Akinboye suggested that budding CEOs should invest their time in learning more about managing and ensuring business continuity, especially using the internet, in preparedness for the unforeseen.
He advised business owners, “Keep developing their skills in business and learn from larger companies. Even if business activities have been impeded, this period can be effectively put to use by creating a stronger online presence, thereby increasing online customer base. At the end of the day, these will be highly beneficial for businesses.
“The pandemic could last longer than expected, so it is also a good time for self-development. Start-ups and SMEs should maximise the opportunities provided by technology. For instance, we are holding highly discounted mobile graphics design training for individuals as well as businesses. We are thus utilising the opportunities provided by technology and encouraging others to also make use of such opportunities for their businesses,” he said.
Adesina agreed that the major ways through which SMEs had been surviving the hard times was by increasing their online presence, especially through advertisements on social media.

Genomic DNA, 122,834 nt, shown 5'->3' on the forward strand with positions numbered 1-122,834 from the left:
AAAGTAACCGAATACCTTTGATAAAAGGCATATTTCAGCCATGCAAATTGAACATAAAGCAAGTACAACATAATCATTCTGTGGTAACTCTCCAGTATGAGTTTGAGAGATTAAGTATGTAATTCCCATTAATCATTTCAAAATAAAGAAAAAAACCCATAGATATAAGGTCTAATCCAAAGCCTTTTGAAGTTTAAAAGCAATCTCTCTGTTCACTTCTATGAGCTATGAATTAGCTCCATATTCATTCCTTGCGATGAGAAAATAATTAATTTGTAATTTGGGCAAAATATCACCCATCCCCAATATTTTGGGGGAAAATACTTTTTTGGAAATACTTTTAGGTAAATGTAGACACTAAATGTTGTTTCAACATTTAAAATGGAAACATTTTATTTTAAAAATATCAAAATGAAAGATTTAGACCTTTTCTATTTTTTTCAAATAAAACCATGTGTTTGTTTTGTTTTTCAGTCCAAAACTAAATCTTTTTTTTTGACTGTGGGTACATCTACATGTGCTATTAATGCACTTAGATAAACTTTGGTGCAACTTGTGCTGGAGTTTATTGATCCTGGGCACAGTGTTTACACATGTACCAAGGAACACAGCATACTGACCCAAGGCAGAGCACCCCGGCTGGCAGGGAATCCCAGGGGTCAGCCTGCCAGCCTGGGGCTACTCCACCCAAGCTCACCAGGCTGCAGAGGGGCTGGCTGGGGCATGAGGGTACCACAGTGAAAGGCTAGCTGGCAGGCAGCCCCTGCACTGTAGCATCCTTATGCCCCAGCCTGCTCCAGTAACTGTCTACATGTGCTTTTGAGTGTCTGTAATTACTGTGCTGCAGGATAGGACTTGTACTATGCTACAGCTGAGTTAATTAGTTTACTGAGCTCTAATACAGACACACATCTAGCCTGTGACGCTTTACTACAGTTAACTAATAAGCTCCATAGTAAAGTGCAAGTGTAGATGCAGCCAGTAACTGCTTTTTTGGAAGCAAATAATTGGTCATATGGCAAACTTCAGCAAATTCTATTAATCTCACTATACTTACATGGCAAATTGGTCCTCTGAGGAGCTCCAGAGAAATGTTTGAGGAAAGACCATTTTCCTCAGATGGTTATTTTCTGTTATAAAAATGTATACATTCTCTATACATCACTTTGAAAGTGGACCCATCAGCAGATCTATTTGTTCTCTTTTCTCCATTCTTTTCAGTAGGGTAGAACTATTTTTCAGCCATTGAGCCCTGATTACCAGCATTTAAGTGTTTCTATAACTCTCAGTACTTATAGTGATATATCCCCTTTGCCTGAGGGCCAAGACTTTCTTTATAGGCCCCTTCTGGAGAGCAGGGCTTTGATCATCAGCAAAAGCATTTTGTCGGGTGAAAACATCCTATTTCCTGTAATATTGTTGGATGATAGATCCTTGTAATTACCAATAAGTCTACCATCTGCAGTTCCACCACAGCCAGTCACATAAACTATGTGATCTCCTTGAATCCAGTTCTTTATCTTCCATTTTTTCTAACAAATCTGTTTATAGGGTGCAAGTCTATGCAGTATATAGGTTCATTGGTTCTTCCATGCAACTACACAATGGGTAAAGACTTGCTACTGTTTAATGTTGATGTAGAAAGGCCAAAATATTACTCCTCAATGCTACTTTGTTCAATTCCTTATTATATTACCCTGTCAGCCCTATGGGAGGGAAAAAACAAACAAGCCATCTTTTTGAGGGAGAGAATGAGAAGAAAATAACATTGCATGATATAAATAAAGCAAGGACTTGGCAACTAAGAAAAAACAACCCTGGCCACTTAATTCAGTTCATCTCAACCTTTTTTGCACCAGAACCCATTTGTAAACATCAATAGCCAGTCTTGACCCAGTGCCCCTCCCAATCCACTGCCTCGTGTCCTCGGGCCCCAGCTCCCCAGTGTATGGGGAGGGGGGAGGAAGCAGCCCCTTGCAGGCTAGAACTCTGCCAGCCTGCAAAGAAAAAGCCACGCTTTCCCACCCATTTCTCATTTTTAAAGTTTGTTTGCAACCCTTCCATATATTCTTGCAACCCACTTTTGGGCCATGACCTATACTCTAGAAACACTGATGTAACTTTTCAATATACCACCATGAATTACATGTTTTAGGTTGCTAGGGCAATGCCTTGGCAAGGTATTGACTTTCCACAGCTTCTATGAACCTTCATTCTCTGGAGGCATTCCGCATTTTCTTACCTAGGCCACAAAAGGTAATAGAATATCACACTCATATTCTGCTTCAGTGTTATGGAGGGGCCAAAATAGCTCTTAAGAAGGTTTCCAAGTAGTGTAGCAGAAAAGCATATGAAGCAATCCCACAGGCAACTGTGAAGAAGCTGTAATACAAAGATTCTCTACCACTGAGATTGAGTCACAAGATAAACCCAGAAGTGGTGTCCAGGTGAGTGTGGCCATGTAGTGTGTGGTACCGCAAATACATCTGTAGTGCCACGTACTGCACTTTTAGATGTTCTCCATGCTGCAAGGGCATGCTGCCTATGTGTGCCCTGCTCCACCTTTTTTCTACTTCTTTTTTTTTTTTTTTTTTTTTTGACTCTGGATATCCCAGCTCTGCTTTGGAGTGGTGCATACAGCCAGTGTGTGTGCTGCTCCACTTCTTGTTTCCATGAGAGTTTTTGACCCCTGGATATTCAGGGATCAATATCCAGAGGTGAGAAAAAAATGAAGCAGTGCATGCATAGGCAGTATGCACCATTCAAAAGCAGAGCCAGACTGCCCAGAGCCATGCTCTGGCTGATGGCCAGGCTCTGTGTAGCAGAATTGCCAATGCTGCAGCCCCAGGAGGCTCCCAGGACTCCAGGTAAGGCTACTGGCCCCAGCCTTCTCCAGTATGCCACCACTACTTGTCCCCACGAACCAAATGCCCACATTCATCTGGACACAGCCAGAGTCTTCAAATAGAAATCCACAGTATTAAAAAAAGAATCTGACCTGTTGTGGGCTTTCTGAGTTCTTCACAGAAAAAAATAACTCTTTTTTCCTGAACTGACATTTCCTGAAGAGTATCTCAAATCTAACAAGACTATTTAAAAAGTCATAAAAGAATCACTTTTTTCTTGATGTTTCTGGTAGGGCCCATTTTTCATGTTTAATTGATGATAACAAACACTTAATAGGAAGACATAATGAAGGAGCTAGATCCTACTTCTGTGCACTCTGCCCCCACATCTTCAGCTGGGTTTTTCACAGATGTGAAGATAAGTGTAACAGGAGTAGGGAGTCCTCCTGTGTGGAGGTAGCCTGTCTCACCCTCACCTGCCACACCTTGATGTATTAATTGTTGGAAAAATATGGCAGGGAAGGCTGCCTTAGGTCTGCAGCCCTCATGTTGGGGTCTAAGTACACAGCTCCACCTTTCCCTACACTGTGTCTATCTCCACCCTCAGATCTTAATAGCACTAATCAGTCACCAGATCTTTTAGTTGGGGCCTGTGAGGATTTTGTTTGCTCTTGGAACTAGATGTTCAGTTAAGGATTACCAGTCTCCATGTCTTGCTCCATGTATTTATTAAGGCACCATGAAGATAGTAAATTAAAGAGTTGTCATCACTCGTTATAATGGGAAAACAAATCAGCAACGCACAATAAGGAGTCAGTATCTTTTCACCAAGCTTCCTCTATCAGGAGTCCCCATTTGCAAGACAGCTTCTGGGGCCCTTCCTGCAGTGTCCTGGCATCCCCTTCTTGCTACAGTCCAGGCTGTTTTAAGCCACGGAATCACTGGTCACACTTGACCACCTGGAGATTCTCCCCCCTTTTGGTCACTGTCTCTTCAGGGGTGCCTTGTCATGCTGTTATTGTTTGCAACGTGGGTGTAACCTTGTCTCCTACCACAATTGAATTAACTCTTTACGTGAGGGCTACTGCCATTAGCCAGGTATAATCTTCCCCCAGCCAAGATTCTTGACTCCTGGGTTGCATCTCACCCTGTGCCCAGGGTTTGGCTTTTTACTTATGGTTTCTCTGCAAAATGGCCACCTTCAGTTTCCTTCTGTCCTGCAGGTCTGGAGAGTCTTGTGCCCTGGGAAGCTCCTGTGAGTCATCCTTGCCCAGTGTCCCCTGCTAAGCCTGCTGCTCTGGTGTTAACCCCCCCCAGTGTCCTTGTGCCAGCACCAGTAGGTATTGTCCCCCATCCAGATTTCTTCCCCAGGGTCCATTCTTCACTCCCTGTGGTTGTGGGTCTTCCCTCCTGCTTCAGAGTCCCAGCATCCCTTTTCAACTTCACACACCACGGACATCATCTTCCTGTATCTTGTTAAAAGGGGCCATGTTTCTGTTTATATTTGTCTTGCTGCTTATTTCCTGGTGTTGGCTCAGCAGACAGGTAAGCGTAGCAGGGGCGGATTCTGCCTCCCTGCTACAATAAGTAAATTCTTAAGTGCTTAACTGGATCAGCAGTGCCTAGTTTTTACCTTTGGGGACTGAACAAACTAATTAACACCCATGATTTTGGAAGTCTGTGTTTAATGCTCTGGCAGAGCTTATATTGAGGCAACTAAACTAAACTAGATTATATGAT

She suggested that business owners should “improve their skills through online classes and consistently check up on their clients.”
Yetunde Busari, a real estate consultant, also acknowledged the role of social media during these times.
According to her, the way forward is to keep creating a stronger online presence, as the target audience is usually online.
“There is also need to re-strategise their business management and operations approach for continuity of business,” she said.
Undoubtedly, this period is very difficult for owners of SMEs, and they will have to utilise emerging trends in digitisation, if their businesses are to survive or bounce back after the wave.
The government of Nigeria has also implemented policies that would help to cushion the effect of the pandemic on SMEs, especially those on loans.